IF(A) = [FAN IN(A) * FAN OUT (A)]2

Information Flow Metrics: Models


Step-by-Step guide to deriving these IF metrics:
1. Note the level of each Component in the system design. 2. For each Component, count the number of calls to that Component this is the FAN IN of that Component. Some organizations allow more than one Component at the highest level in the design, so for Components at the highest level which should have a FAN IN of zero, assign a FAN IN of one.

Information Flow Metrics: Models


3. For each Component, count the number of calls from the Component. For Component that call no other, assign a FAN OUT value of one.

4. Calculate the IF value for each Component using the above formula.

5. Sum the IF value for all Components within each level which is called as the LEVEL SUM.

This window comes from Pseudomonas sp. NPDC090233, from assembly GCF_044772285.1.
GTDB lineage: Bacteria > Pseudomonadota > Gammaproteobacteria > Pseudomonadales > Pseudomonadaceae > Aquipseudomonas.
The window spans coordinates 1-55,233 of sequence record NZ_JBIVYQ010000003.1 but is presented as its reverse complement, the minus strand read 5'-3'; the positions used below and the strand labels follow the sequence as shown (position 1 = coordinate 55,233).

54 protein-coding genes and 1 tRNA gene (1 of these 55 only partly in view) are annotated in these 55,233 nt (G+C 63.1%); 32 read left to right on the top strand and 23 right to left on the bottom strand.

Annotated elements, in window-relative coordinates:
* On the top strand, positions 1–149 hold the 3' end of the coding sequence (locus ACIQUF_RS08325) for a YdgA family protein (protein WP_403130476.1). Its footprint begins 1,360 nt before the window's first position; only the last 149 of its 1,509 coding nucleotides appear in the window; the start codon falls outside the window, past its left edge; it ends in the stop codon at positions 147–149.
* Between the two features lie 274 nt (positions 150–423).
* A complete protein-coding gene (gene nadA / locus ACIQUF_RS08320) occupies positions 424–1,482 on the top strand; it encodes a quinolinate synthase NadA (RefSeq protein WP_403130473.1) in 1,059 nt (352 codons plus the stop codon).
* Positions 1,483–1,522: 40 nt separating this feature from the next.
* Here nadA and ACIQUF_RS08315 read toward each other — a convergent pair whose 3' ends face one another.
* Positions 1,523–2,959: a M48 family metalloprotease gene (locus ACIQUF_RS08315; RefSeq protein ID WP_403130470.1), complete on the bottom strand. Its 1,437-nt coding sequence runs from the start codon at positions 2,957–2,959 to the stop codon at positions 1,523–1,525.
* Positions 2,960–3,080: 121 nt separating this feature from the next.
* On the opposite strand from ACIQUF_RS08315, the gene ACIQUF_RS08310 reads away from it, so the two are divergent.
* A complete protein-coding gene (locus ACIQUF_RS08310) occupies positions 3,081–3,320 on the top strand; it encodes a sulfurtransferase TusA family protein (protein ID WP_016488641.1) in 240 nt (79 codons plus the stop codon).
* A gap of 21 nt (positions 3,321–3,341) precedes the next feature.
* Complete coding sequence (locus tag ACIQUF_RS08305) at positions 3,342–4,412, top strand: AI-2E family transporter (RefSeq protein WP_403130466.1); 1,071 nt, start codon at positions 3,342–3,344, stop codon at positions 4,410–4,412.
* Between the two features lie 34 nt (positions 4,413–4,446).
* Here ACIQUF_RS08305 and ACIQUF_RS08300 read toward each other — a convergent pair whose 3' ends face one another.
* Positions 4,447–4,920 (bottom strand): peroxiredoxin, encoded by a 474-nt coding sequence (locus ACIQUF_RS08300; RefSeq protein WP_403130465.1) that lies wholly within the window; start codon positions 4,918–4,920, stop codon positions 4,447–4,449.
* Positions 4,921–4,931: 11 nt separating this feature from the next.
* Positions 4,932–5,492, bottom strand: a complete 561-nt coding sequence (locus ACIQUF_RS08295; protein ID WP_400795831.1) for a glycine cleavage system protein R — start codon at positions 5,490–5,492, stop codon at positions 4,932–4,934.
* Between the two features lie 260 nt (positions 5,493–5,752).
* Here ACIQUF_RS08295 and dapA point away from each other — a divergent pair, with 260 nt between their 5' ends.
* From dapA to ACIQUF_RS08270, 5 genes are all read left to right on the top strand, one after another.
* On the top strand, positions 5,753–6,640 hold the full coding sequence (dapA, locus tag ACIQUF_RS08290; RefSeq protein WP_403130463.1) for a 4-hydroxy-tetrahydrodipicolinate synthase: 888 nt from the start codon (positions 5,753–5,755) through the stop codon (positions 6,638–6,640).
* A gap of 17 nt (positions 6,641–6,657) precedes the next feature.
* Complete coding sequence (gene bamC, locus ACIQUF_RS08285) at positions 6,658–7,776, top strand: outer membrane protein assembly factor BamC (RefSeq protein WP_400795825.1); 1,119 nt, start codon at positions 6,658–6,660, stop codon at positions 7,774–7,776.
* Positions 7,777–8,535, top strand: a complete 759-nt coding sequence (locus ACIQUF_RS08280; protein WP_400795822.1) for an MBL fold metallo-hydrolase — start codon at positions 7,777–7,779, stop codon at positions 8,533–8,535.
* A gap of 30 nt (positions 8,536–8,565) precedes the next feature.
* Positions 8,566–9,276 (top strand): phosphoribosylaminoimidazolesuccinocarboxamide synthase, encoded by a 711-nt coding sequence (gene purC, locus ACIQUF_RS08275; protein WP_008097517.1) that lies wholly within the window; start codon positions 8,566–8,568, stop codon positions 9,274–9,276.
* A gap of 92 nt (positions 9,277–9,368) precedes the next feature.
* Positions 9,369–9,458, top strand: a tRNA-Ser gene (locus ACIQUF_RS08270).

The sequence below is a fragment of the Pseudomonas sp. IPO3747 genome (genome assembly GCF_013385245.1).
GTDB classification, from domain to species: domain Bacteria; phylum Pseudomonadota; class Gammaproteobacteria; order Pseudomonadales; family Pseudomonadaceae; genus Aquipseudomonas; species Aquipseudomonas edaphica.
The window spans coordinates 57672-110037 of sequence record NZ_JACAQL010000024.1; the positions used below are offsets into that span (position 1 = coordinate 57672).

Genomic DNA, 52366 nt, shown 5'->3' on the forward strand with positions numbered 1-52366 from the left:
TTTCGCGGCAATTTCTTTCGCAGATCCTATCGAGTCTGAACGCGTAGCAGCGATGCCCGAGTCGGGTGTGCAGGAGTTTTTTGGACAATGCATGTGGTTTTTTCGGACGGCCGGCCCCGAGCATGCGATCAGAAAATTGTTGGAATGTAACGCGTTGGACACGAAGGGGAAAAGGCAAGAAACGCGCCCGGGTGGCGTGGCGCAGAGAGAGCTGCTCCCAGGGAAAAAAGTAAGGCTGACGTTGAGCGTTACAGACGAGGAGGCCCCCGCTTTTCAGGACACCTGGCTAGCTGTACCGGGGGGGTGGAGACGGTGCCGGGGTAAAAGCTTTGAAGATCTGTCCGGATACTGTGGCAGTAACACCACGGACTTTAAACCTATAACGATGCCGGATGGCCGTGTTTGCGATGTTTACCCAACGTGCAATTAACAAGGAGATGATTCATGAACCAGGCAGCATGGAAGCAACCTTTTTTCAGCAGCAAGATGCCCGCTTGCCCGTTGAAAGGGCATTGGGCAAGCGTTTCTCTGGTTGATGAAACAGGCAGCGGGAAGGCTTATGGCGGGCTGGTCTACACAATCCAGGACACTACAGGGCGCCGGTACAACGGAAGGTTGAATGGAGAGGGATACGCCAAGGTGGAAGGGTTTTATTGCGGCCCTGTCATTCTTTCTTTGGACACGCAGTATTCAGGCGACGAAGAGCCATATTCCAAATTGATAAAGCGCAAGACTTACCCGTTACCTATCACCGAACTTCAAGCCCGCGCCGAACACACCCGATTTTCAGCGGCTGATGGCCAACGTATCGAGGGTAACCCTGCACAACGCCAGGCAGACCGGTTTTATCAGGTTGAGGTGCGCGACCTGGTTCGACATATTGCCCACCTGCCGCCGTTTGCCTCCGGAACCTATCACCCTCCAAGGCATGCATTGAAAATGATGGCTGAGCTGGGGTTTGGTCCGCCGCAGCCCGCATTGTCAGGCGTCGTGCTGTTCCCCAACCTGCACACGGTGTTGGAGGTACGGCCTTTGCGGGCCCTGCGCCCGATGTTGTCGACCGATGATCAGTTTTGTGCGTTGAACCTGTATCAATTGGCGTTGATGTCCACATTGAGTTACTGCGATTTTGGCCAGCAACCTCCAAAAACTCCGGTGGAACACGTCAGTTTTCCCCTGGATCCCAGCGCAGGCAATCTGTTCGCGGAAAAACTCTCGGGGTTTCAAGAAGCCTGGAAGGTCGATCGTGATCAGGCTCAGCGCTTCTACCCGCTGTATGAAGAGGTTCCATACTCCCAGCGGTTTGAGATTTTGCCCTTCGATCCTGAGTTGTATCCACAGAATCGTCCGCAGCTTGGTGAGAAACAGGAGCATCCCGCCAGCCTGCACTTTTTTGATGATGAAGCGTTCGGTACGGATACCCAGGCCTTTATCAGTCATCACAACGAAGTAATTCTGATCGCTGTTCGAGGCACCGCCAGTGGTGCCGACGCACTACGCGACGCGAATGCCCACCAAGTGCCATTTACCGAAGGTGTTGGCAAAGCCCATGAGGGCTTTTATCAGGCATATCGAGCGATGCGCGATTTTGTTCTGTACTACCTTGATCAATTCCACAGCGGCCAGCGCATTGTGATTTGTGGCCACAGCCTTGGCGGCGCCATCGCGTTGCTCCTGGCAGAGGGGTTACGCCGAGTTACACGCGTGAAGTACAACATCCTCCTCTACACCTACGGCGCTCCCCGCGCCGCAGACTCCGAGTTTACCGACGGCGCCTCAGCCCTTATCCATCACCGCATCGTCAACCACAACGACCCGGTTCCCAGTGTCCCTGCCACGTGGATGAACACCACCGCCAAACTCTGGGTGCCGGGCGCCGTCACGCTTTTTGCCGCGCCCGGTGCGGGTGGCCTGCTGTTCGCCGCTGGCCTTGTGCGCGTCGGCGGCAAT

Information Flow Metrics: Models


6. Sum the IF values for the total system design which is called the SYSTEM SUM. 7. For each level, rank the Component in that level according to FAN IN, FAN OUT and IF values.

8. Plot the LEVEL SUM values for each level.

Information Flow Metrics: Models


A More Sophisticated Information Flow Model
a = the number of components that call A.

b = the number of parameters passed to A from components higher in the hierarchy. c = the number of parameters passed to A from components lower in the hierarchy.
d = the number of data elements read by component A. Then: FAN IN(A)= a + b + c + d

Information Flow Metrics: Models


e = the number of components called by A;

f = the number of parameters passed from A to components higher in the hierarchy; g = the number of parameters passed from A to components lower in the hierarchy;

h = the number of data elements written to by A.

Then:

FAN OUT(A)= e + f + g + h

Information Flow Metrics: Summary


High Fan-in implies:
Good reuse. Large testing effort needed ,if we need to make a change in file with high Fan-In.

High Fan-out implies:


Weak abstraction Need for redesign of code.

THANK YOU .